Sales on Britain's high streets rose between during the last month, official figures show, but at a slower rate than anticipated.
Between February and March the total value of retail sales went up by 0.3 per cent, the Office for National Statistics (ONS) said today.
But despite the slower than expected increase, analysts predict that the Bank of England will not be deterred from raising interest rates half a percentage point to 5.5 per cent next month.
The ONS revealed that on a quarterly basis, retail sales were up 0.4 per cent in the three months to March, compared to growth of 1.2 per cent between December and February.
Today's figures also show that the unadjusted value of retail sales for the quarter preceding March was 4.7 per cent higher than the same period last year.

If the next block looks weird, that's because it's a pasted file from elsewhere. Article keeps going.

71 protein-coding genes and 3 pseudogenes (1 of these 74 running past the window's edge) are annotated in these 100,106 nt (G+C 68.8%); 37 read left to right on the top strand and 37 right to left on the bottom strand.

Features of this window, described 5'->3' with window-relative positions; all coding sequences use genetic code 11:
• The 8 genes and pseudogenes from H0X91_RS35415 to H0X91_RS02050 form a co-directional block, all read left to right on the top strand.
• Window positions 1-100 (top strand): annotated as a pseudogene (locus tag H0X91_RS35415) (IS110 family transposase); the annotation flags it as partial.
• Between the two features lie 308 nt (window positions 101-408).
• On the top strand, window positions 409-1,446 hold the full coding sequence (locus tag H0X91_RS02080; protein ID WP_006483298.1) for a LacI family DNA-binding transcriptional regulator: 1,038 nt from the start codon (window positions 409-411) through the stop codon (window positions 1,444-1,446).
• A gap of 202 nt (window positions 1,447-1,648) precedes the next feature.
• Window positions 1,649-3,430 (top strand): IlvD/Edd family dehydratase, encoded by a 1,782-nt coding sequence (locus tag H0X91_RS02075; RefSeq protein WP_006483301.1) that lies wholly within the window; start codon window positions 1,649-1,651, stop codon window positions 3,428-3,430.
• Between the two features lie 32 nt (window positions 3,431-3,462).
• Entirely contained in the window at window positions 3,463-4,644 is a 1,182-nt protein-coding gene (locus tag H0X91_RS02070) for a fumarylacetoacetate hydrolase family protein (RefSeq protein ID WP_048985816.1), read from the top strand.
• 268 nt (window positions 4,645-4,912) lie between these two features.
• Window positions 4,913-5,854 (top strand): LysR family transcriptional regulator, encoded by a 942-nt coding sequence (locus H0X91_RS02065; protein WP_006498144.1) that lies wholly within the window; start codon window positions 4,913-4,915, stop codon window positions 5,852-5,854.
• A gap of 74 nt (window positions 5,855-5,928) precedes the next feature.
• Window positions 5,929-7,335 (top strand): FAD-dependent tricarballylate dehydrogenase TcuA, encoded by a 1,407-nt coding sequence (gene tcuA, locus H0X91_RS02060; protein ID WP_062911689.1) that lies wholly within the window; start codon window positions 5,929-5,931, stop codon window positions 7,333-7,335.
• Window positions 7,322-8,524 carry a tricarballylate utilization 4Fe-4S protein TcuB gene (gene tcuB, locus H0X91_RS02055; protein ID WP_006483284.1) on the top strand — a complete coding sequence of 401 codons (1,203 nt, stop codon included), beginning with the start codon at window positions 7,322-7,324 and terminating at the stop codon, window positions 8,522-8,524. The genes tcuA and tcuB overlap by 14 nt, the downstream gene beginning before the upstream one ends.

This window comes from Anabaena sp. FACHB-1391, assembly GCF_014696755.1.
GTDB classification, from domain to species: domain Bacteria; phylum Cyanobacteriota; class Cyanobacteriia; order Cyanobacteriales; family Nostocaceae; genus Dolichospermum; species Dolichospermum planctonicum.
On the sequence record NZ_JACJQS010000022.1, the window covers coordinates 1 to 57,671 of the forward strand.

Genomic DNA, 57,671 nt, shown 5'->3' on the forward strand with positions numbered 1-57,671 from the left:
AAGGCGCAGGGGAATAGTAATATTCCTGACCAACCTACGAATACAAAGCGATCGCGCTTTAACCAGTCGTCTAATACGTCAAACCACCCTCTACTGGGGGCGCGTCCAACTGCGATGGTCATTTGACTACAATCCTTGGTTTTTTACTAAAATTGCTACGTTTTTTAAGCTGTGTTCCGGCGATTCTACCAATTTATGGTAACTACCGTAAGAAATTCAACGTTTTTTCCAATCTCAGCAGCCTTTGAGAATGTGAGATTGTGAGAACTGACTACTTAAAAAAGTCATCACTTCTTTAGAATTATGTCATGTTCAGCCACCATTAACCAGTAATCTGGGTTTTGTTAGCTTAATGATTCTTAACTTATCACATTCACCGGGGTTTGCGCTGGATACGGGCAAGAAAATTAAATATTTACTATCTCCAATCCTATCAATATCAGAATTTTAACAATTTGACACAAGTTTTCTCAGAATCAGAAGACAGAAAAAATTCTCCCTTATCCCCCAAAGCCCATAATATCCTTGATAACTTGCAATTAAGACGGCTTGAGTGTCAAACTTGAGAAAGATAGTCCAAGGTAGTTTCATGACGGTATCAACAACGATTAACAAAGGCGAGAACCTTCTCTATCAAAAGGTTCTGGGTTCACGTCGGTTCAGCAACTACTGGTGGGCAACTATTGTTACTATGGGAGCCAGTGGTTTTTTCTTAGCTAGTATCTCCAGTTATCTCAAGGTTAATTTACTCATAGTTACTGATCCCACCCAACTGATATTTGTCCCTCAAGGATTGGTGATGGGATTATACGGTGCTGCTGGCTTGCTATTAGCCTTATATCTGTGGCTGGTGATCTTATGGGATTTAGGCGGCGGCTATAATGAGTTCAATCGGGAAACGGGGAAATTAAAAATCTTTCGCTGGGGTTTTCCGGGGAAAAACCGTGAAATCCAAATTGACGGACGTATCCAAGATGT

And the average weekly value of sales in March stood at £4.8 billion, the highest annual growth on record since May 2004.
But Howard Archer, chief UK and European economist at research firm Global Insight, explained that retail sales were "bouncing around all over the place at the moment".
"The smaller-than-expected rise in retail sales in March certainly will not deter the Bank of England from raising interest rates by a further 25 basis points to 5.5 per cent in May, particularly as sales appear to have been strong over the Easter period, helped by the fine weather," he elaborated.
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